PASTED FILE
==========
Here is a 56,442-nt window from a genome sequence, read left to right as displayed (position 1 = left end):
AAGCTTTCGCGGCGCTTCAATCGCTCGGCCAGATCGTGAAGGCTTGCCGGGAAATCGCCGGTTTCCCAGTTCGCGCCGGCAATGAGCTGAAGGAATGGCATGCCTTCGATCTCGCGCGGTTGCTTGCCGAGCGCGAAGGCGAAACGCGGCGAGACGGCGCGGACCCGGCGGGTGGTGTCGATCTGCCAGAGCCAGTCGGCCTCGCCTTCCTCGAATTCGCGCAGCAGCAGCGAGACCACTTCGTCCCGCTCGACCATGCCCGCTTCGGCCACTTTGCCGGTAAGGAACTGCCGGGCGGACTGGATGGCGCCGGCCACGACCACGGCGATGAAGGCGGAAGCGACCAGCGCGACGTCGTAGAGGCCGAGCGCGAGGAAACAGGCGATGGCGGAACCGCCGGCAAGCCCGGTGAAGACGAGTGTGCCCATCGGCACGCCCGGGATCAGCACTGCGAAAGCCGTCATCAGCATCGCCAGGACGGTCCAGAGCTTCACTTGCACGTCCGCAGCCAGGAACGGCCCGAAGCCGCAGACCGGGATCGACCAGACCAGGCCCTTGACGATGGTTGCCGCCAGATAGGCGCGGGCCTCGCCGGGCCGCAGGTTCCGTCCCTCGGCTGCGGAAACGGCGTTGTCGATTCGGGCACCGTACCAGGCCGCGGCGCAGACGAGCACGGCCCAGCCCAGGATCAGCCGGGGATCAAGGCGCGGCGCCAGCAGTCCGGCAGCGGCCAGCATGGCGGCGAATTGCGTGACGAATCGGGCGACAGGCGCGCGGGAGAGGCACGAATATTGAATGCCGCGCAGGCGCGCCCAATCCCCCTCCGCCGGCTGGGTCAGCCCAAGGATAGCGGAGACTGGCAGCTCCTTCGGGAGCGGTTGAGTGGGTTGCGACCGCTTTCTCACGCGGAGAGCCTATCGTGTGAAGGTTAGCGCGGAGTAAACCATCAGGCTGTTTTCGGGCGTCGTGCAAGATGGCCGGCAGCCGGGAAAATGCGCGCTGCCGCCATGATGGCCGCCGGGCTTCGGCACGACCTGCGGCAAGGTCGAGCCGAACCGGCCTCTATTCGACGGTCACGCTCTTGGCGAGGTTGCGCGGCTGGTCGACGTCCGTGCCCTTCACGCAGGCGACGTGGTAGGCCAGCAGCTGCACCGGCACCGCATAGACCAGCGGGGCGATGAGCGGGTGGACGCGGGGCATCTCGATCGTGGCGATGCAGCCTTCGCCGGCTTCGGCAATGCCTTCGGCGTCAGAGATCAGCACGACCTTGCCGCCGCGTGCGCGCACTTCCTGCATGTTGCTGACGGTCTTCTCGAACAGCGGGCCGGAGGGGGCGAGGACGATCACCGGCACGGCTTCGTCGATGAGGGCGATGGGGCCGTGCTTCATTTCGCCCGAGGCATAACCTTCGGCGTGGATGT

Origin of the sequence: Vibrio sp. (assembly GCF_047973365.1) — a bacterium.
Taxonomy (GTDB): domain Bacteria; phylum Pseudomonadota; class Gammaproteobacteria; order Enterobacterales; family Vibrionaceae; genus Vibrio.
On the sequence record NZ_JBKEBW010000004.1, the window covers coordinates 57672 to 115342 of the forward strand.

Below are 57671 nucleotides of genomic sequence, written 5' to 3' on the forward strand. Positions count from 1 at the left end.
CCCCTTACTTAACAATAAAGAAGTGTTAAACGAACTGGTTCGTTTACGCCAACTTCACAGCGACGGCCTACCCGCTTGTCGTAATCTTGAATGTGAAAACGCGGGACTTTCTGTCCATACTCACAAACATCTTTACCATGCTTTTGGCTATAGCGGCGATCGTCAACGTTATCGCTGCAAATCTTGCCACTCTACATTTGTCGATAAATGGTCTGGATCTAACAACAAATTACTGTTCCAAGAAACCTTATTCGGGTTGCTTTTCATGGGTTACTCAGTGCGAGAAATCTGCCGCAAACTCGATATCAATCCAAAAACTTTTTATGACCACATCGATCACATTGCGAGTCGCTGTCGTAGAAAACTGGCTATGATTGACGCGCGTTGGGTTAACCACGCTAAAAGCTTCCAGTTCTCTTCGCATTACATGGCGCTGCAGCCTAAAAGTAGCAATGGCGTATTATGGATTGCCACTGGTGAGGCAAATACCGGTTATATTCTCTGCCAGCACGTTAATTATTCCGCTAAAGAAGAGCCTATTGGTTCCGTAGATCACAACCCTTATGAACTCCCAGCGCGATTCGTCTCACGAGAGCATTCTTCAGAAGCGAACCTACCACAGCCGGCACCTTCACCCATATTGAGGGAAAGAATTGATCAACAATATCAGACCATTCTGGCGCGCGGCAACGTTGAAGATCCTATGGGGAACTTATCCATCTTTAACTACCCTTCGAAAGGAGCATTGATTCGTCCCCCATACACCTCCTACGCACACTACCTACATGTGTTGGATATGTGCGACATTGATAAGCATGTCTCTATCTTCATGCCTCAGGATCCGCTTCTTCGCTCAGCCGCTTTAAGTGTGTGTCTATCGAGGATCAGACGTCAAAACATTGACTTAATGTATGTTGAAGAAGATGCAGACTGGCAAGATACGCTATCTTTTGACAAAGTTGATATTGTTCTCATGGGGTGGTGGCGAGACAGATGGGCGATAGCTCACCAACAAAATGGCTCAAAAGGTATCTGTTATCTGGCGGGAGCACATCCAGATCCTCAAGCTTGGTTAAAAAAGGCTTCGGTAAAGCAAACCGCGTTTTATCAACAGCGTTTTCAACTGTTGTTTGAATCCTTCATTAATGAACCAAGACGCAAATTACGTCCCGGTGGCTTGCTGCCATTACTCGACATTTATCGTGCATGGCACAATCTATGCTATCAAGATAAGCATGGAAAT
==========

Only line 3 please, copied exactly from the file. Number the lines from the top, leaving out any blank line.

Origin of the sequence: Vibrio sp. (assembly GCF_047973365.1) — a bacterium.